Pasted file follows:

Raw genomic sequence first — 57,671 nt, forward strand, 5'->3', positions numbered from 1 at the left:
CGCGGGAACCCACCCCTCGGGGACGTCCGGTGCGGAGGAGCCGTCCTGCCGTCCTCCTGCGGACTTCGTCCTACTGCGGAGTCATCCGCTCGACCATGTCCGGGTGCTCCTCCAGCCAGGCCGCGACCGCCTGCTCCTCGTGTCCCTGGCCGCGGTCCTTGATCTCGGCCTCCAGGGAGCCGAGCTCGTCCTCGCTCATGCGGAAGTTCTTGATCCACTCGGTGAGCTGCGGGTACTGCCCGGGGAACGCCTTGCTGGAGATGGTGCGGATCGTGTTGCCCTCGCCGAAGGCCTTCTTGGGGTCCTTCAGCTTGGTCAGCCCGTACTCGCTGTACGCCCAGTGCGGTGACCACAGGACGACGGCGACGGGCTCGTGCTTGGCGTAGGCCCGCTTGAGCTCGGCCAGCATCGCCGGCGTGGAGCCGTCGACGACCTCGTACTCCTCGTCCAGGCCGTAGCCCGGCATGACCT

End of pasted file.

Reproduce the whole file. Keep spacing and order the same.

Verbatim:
Raw genomic sequence first — 57,671 nt, forward strand, 5'->3', positions numbered from 1 at the left:
CGCGGGAACCCACCCCTCGGGGACGTCCGGTGCGGAGGAGCCGTCCTGCCGTCCTCCTGCGGACTTCGTCCTACTGCGGAGTCATCCGCTCGACCATGTCCGGGTGCTCCTCCAGCCAGGCCGCGACCGCCTGCTCCTCGTGTCCCTGGCCGCGGTCCTTGATCTCGGCCTCCAGGGAGCCGAGCTCGTCCTCGCTCATGCGGAAGTTCTTGATCCACTCGGTGAGCTGCGGGTACTGCCCGGGGAACGCCTTGCTGGAGATGGTGCGGATCGTGTTGCCCTCGCCGAAGGCCTTCTTGGGGTCCTTCAGCTTGGTCAGCCCGTACTCGCTGTACGCCCAGTGCGGTGACCACAGGACGACGGCGACGGGCTCGTGCTTGGCGTAGGCCCGCTTGAGCTCGGCCAGCATCGCCGGCGTGGAGCCGTCGACGACCTCGTACTCCTCGTCCAGGCCGTAGCCCGGCATGACCT